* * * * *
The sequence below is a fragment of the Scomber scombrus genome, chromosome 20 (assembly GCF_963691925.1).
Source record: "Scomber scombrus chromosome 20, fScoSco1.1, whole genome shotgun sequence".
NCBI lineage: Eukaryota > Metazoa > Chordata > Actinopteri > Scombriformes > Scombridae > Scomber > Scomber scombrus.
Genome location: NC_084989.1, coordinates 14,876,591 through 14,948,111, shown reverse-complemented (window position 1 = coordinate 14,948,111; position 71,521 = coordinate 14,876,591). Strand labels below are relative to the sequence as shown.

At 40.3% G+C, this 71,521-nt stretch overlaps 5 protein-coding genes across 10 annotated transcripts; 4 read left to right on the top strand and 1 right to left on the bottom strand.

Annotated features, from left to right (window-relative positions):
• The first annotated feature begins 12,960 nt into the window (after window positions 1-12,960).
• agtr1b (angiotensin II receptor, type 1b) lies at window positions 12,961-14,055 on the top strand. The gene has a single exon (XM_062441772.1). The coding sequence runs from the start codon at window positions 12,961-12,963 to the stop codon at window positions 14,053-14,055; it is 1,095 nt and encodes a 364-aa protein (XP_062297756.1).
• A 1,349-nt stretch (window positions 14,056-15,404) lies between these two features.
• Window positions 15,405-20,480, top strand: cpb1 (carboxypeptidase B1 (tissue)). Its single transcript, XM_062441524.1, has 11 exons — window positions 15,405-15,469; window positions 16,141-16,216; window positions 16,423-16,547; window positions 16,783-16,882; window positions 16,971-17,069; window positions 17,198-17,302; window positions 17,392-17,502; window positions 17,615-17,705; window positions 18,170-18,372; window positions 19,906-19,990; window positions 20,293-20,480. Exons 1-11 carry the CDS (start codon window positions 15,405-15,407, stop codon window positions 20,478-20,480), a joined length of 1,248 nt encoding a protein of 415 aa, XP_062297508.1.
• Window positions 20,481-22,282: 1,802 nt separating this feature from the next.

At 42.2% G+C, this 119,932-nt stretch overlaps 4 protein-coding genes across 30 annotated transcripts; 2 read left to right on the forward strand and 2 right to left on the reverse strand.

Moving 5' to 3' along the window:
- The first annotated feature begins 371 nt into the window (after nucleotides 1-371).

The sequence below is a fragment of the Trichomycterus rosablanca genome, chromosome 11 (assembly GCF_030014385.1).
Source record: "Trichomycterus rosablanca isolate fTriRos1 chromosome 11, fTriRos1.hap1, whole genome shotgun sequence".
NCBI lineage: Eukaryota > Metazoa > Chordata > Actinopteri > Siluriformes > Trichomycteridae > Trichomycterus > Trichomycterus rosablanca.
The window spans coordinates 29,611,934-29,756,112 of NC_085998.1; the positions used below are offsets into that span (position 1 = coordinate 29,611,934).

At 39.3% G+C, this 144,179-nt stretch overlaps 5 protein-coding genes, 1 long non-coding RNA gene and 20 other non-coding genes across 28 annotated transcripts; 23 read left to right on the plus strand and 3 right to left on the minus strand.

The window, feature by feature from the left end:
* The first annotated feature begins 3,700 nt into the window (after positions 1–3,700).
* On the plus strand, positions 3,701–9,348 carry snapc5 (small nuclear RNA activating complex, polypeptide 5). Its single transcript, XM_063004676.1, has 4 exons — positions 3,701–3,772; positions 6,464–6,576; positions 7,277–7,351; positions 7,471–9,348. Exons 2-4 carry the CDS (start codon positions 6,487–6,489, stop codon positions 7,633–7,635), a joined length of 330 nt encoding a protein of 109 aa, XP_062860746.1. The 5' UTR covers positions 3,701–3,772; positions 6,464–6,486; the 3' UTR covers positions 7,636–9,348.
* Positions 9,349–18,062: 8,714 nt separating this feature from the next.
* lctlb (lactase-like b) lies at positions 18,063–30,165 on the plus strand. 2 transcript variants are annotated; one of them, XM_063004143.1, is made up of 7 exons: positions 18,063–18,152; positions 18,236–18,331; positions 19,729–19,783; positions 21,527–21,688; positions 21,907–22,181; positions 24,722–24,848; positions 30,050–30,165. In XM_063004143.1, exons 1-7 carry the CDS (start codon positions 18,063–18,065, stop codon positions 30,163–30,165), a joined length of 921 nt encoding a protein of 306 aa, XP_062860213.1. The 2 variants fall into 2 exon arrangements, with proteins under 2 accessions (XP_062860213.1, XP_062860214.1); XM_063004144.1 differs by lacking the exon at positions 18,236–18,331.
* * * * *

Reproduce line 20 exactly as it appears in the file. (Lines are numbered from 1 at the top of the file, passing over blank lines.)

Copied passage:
The window, feature by feature from the left end: